Pharmacological Stimulants: Oral and Rectal Laxatives

Oral and rectal laxatives used in current neurogenic bowel management can include stool softeners, osmotic laxatives, and stimulant laxatives:

Stool softeners: Promote stool passage by increasing the water in stool via lowering the surface tension at the oil-water surface interface (e.g., Docusate sodium) (Johns et al. 2021)

Osmotic laxatives: Promote stool passage by increasing the water in stool via osmosis, (e.g., Polyethylene glycol, magnesium hydroxide, docusate sodium, lactulose) (Johns et al. 2021)

Stimulant laxatives: Promote colonic transit by activating contractions of the intestinal walls (e.g., Bisacodyl, sennosides) (Johns et al. 2021)

Oral laxatives are commonly used to treat constipation, but studies typically investigate rectal administration and/or prescription grade laxatives in neurogenic bowel management with SCI. Pharmacological rectal stimulants (suppositories and enemas) are a common component of a successful bowel management program, used by up to 60% of individuals with UMN bowel dysfunction (Coggrave et al. 2009). The two most commonly used are the glycerin suppository, which provides a mild local stimulus and lubrication, and the bisacodyl (dulcolax) suppository, which provides a dose of stimulant laxative directly to the colonic mucosa producing peristalsis throughout the colon. Other options include polyethylene glycol suppository, sennosides suppository, sodium hydrogen carbonate suppositories, sodium citrate and glycerol micro-enema and docusate sodium micro-enema (Johns et al. 2021).


Pharmacological rectal agents (suppositories or enemas) are commonly used by individuals with SCI to stimulate reflex evacuation at the time chosen for bowel care. They are an essential element of a bowel program for many individuals with upper motor neuron bowel though there is little evidence to support most of the suppositories and enemas used. However, the effectiveness of the HVB bisacodyl suppositories compared to the PGB suppositories has been examined. The total bowel care time with the PGB suppository is significantly less (Stiens et al. 1998; Frisbie 1997; Dunn & Galka 1994) compared to HVB suppository. House and Stiens (1997) compared the effectiveness of HVB, PGB and docusate glycerin (mini-enema) in participants with upper motor neuron lesions. Results showed a significant decrease in bowel care time using the PGB suppository and the mini-enema as compared with the HVB suppositories.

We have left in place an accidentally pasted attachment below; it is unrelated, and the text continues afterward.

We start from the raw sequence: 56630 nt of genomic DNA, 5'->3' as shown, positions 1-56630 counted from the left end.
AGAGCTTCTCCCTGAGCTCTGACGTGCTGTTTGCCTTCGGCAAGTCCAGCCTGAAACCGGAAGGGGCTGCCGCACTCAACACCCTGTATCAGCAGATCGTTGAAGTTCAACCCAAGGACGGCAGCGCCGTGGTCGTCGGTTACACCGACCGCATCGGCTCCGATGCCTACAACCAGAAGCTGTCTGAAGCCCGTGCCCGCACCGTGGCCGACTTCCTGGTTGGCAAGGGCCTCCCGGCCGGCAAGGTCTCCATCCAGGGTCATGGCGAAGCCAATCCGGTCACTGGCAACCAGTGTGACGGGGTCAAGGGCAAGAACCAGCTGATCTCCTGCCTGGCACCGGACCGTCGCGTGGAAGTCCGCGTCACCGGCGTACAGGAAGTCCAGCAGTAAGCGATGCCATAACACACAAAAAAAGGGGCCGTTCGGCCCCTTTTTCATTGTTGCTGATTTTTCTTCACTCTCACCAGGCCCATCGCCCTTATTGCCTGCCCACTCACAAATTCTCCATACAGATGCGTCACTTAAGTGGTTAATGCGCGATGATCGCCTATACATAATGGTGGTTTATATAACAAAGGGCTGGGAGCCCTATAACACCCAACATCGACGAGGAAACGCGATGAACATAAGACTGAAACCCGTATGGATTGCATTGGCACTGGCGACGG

In documenting the use of laxatives and opioids in people with SCI and their effects on bowel outcomes, Round et al. (2021) found that the number of people using laxatives and opioids significantly decreased between admission and discharge (p=0.004 and p=0.001, respectively). Findings showed that laxatives were positively correlated with fecal incontinence frequency at discharge, but not at admission. Also, the average dose of opioids demonstrated a constipating effect with higher dosages at discharge (p=0.009). There is little evidence on opioid-induced constipation and narcotic agonists in the SCI population (Johns et al. 2021), but the American Gastroenterological Association (AGA) Guidelines recommend laxatives as first line treatment, followed by narcotic antagonists (PAMORA drugs) such as naloxegol, methylnaltrexone, and naldemedine. Johns et al. (2021) also identified the oral opioid antagonist lubiprostone which is currently used in NBD.

Based on the poor evidence and the myriad of potential side effects, opioids may be considered in neuropathic pain treatment only as add-on therapy to anticonvulsants, always considering the risk-benefit ratio, particularly re: someone’s bowels, and opioids are not suggested at all as a singular therapy for SCI related neuropathic pain (Franz et al. 2019).


There is level 1 evidence (from systematic review; Yi et al. 2014) to support PGB suppositories for bowel management. There is a clinically significant decrease in the total bowel care time, time to flatus and defecation period.

There is evidence from one systematic review (Johns et al. 2021) that PGB bisacodyl suppositories demonstrate a higher efficacy than HVB bisacodyl suppositories in most studies, although findings show HVB bisacodyl is more commonly used due to lower costs and higher availability.

There is level 1 evidence from one RCT (House & Stiens, 1997) that bowel care time decreases with the use of PGB bisacodyl suppositories or docusate sodium mini-enemas in comparison to HVB bisacodyl suppositories. PGB bisacodyl suppositories and docusate sodium mini-enemas demonstrated similar effects on bowel care in comparison to each other.

There is level 2 evidence (Stiens 1998) that found PGB bisacodyl suppositories significantly reduce total time of bowel care and time of defecation when compared to HVB bisacodyl suppositories.

There is level 2 evidence (Frisbie 1997) that bowel care time reduces by half with the use of PGB bisacodyl suppositories in comparison to HVB bisacodyl suppositories.

There is level 4 evidence (Dunn & Galka, 1994) that mean evacuation time significantly decreases with the use of Therevac SB “mini-enema” in comparison to bisacodyl suppositories.

There is level 4 evidence (Round et al. 2021) that the use of opioids decreases bowel movement frequency and has a constipating effect. Laxative use was associated with higher fecal incontinence at discharge.

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